Later Niko meets an old drunk in a bar. The man experienced Krystalnacht as a child and he describes to Niko what he has undoubtedly been trying to deal with all his life: the realization that his only disappointment on the night in question was that he wouldn’t be able to ride his bike because of all the broken glass on the street and sidewalks. This confession presents a bit of a problem. Up until this point the film has stayed fairly constant in tone: ironic with some mild satire and humor. Are we now to accept this story as unironic and literally true?

Shot in black and white, A Coffee in Berlin is a mixed bag of Euro-weariness, culture-specific observations and interrupted attempts at storytelling. In the 90s this might have felt fresh, even exciting, but now it feels just a little tired.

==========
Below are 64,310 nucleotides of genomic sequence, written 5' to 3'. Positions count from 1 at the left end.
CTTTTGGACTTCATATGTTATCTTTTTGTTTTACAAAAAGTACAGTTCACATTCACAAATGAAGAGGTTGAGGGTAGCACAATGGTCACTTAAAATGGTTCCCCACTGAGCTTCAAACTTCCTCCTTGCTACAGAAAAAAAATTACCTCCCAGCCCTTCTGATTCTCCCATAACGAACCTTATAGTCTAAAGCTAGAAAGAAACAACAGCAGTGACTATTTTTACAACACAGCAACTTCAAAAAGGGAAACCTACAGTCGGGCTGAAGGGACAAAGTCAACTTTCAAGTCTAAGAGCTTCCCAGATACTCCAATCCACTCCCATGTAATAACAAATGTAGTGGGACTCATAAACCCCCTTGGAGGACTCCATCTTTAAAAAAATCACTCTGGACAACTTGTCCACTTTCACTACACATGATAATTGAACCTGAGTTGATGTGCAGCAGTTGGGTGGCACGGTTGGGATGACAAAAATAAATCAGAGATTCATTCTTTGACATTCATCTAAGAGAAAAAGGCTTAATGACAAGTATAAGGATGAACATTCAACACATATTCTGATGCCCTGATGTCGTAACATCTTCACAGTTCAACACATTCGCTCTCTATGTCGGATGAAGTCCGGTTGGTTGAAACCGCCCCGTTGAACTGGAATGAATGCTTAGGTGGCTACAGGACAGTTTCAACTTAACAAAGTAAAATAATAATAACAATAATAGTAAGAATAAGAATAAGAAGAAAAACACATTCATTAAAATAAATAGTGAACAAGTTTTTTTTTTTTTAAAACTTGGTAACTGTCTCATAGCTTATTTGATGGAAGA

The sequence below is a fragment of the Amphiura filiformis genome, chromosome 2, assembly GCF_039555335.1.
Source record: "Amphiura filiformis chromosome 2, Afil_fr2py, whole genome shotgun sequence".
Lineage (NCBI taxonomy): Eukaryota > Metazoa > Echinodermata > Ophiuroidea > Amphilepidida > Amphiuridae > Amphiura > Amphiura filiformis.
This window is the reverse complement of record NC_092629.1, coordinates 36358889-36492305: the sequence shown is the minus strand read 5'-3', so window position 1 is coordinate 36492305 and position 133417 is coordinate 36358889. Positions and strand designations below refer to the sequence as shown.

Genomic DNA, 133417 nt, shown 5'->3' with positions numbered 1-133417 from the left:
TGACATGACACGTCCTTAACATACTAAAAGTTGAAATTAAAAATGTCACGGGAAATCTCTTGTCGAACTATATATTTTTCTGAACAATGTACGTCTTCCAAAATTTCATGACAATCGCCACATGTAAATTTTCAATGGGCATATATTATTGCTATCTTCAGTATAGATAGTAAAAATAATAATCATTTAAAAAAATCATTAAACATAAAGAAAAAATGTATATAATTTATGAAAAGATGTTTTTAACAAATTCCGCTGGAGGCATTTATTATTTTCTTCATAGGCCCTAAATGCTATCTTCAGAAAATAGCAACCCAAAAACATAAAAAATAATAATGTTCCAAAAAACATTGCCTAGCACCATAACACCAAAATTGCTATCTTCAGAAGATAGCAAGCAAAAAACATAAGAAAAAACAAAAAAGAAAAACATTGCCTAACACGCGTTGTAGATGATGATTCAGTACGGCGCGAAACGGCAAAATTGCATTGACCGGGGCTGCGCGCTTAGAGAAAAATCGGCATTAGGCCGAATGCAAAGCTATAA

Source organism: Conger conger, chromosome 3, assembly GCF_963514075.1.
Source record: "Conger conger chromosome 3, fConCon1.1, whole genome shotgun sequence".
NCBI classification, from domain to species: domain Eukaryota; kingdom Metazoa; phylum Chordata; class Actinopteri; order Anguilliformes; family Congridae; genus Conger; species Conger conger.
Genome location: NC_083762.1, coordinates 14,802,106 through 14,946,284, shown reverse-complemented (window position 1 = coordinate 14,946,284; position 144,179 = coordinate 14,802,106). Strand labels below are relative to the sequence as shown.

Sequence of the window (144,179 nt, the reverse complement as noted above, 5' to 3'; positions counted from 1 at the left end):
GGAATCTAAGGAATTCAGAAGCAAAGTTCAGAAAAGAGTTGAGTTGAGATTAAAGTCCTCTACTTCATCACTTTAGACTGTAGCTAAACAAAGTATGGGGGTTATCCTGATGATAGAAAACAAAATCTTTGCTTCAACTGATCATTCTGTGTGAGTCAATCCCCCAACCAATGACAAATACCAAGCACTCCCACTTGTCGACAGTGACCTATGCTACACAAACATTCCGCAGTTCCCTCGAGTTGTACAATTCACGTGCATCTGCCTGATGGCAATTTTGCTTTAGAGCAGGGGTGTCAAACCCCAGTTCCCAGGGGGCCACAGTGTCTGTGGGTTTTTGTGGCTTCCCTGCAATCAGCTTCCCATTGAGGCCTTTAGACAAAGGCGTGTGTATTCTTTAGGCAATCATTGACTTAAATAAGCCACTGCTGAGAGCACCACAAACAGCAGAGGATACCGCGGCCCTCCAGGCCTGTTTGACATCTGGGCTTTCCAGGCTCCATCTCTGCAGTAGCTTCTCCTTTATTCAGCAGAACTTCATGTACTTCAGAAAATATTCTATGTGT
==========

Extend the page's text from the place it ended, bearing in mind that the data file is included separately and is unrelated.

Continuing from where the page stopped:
One final note: There are references to various types of “subsidies” in this movie. Niko is subsidized by his father. The creator of a ridiculous bit of performance art / dance which Niko and Matze watch (apparently only Matze sees how funny it is) complains about subsidized art. The film’s credits suggest that even A Coffee in Berlin was subsidized. Not sure if there’s anything to be read into all this or not.

© 10 Franks 2015


Original title Shi, written and directed by Chang-dong Lee, released 2010.

In brief: In making this film, director Chang-dong Lee wrote not only the part of a lifetime for previously-retired actress Jeong-hie Yun, but also wrote a great deal of poetry that the film’s characters recite. The script alone is a literary achievement.

The horrific crime that drives the story has already been committed as the film opens: the gang rape at school of a teenage girl, who has now drowned herself. With some filmmakers we might have been forced to sit through harrowing bits of those events, but the focus of this film is on what happens after, not before, and so we’re mercifully spared all of that.